I know smokers have smaller appetites.. and nicotine increases the metabolism. I would NEVER start smoking to lose weight.. the health detriments are NOT worth it.. but maybe taking small doses of nicotine after meals in the form of lozenges or patches may have some weight loss benefits? I wonder..
But then again I've heard smokers gain weight once they stop smoking (maybe because of a combo of an oral fixation/needing to replace their former addiction with a distraction..? Not because their metabolism slows back down alone...?) If they consciously ate exactly the same amount of calories, or less than they did while they sitll smoked they probably would not gain.. I wonder if I should try using the lozenges at less than the recommended amount to quit smoking..? Or could this be harmful? I haven't found any helpful studies to see if this is something worthwhile to look into.. Does anyone have any idea?
Take the Poll
Would you try this lozenges method if there was a chance it could aid in weight loss?
Nicotine is a highly addictive substance. I have read that its on par with the addiction levels of cocaine, maybe even crack!
I recommend trying other methods. Drink plenty of fluids (preferably fruit/veggie juices and water). I also recommend eating more beans and things like sweet potato. Foods like these that are high in fiber and complex carbs will satisfy your hunger and keep you feeling full much longer. Also, people who consume more complex carbs/high fiber foods can actually eat a few hundred more calories in the day and still maintain weight then people who don't eat beans and the like.
As always, try to include more veggies and fruits. Things like broccoli and cauliflower are very nutritionally dense.
Good luck, and may the peace and unity of our Infinite Creator be with you always!
As the article notes in the Conclusion: "Given Nicotine's pharmacology, it appears to be most useful during periods of intense dieting. By enhancing the actions of dopamine, serotonin and leptin, as well as partially inhibiting the actions of neuropeptide Y, nicotine can partially deceive the body into thinking it is fed-thereby decreasing appetite, mobilizing fat, and preserving lean body mass-even in the presence of a calorie deficit."
Ephedrine alkaloids, the active ingredient in ephedra supplements, had been linked to some 16,000 adverse events prior to the ban, including heart attacks, strokes, and numerous deaths.
I used to take an ECA stack and it did help me shed pounds. BUT, I also experienced heart palpitations, occasional circulation loss in my hands, and chronic migraines. It was a high cost to pay, but not nearly as high as some have paid.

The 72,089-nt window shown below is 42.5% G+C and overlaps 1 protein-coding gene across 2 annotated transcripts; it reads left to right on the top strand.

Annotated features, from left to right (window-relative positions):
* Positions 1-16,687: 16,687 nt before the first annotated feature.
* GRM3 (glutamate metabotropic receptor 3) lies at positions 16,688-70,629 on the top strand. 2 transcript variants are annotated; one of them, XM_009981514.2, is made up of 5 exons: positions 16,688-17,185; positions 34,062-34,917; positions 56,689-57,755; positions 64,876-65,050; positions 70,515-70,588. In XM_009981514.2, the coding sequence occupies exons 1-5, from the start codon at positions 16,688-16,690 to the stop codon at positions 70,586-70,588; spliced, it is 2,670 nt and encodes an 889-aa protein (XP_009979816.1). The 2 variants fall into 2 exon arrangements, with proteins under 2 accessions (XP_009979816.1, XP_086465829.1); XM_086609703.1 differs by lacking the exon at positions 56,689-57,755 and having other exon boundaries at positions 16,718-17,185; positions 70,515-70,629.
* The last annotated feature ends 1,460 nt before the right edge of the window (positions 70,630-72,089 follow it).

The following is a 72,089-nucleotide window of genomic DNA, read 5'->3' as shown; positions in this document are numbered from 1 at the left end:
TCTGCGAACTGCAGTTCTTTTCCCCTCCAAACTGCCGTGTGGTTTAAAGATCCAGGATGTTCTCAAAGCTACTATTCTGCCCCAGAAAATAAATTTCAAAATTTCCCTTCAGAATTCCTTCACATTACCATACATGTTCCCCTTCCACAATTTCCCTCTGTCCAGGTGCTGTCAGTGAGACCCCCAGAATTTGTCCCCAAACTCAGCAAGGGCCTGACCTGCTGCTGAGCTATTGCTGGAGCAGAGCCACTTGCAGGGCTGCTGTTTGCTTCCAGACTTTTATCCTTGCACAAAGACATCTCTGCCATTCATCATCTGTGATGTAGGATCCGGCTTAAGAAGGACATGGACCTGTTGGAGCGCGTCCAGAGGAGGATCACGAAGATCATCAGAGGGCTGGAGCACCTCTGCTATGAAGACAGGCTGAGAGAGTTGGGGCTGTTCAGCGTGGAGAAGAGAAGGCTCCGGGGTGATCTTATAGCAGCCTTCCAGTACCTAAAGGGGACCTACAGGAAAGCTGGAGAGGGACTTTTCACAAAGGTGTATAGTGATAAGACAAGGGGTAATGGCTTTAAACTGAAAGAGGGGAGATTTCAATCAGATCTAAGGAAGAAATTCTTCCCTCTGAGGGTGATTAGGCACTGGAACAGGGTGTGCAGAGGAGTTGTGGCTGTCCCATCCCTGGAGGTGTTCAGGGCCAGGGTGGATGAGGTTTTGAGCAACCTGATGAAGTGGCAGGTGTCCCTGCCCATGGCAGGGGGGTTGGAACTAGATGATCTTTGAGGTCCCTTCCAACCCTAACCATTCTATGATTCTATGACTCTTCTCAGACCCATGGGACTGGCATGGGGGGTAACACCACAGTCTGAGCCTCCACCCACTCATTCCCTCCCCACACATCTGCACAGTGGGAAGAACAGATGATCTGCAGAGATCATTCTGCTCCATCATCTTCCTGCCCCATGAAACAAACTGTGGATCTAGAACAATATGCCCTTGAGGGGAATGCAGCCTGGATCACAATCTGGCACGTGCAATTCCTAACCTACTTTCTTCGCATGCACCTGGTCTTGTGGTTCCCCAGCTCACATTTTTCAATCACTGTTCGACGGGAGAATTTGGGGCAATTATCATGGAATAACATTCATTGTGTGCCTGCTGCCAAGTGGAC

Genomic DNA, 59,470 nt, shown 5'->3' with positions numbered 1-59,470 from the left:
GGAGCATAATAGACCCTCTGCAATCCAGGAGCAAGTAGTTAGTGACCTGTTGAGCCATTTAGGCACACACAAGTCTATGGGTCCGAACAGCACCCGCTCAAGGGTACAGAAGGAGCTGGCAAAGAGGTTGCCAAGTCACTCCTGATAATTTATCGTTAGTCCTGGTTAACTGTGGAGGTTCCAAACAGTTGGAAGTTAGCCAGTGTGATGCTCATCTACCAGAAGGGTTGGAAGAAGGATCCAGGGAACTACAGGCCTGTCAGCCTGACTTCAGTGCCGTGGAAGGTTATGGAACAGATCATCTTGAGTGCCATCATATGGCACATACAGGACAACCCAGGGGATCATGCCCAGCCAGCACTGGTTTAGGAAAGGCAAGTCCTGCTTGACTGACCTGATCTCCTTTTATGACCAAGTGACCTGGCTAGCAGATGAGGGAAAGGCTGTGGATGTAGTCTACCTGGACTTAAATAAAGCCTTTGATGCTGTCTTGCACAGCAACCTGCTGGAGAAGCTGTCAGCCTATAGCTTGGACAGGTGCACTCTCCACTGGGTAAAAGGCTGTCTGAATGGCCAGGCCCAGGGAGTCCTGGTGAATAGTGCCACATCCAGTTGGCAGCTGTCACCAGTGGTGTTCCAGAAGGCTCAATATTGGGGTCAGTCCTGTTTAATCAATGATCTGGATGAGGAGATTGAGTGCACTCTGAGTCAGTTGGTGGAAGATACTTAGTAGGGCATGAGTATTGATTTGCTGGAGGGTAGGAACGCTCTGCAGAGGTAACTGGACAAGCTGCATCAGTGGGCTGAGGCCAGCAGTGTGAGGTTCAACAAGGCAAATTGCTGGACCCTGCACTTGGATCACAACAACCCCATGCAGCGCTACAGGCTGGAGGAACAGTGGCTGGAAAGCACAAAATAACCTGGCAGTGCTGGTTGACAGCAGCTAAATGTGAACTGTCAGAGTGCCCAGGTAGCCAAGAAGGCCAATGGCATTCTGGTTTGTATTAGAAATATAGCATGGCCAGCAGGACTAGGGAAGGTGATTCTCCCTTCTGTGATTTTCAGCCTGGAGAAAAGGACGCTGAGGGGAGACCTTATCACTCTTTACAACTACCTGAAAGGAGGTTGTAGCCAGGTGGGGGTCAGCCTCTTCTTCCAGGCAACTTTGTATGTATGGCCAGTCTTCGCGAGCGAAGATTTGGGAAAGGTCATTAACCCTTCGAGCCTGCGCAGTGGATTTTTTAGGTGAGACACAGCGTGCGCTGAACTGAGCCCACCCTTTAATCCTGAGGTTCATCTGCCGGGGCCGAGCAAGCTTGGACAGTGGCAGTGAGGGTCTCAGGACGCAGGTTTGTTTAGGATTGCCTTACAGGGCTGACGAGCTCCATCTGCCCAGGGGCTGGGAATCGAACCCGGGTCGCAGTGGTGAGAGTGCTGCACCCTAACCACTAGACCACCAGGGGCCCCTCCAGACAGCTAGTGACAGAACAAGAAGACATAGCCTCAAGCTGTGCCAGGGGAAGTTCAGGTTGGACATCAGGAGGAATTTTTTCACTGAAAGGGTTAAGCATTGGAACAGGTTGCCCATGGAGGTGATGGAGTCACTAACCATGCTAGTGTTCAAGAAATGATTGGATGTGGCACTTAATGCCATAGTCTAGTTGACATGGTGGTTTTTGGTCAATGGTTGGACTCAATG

Hi and thanks for your posting. Whoa, hold on now. Let's do a little tutorial about nicotine. First, abandon any idea that popping nicotine lozenges or slapping patching on your body are going to aid in weight loss.
Nicotine is a stimulant. Anytime you see that "ine" at the end of the substance (amphetamine, caffeine etc), you're dealing with a stimulant. The stimulation effect is short lived. It does act as a mild appetite suppressant, and may increase the average metabolic rate up to 15% higher than normal. Whoopee. Let's do the math. If your baseline metabolic rate is 1400 cals, smoking a pack a day (horrors!) increases may increase it by a whopping (hold your breath) 210 cals. One energy bar or a couple of cookies and you're done. The actual weight reduction doesn't come from any metabolic effect. It's from the slight appetite suppression.
As with all stimulants, resistance to the drug occurs fairly rapidly. Eventually you need more and more,,,and you get the point.
Your idea is not viable and terribly unhealthy. Stay away from drugs and instead it's all about "better living through your own chemistry!". Don't turn yourself into a science fair project. Instead, (broken record time), increase your metabolism in the most optimal and sustainable way--- build your calorie burning muscles and let them guide you to a fit body with minimal body fat and maximal fitness.
Research demonstrates gaining muscle helps burn body fat but not the the extent people have been lead to believe.
Research by Robert Wolfe, Phd., Chief of Metabolism and Professor at the University of Texas Medical Branch noted in the American Journal of Clinical Nutition:
"...every 10-kilogram difference in lean mass translates to a difference in energy expenditure of 100 calories per day, assuming a constant rate of protein turnover."
A kilogram of muscle being 2.2046 lbs.
That means a pound of muscle burn a little less than 5 calories per pound. Not enough to build a "fat burning machine".
What io interesting is that fat is metabolic, as well Fat burn approximatelyt 2 calories per pound.
Doing The Math
Losing a pound of fat and replacing it with a pound of muscle would provide you with a net caloric burn of 3 calories per pound. (5 calories per pound of muscle - 2 calories per pound of fat = 3 calories of net burn)
Thus, increasing muscle and decreasing body fat will definitely increase your metabolism but not to the extent people have been lead to believe.
As we all know diet is the "Star" of the :"Weight Loss Show" with exercise playing a supportative role.
thanks for pointing that out I was wondering how that worked I am pretty terrable working with kilograms and it is a facinateing subject now since fat is also metabolic if a person loses a lot of fat and muscle their metobolic rate would go down considerabley ... Hugs Judy:)
Sw 247 Cw 153ish
remember the gold isn;t in the prize it is in the journey!
life may not be the party we expected but while we are here we may as well dance!
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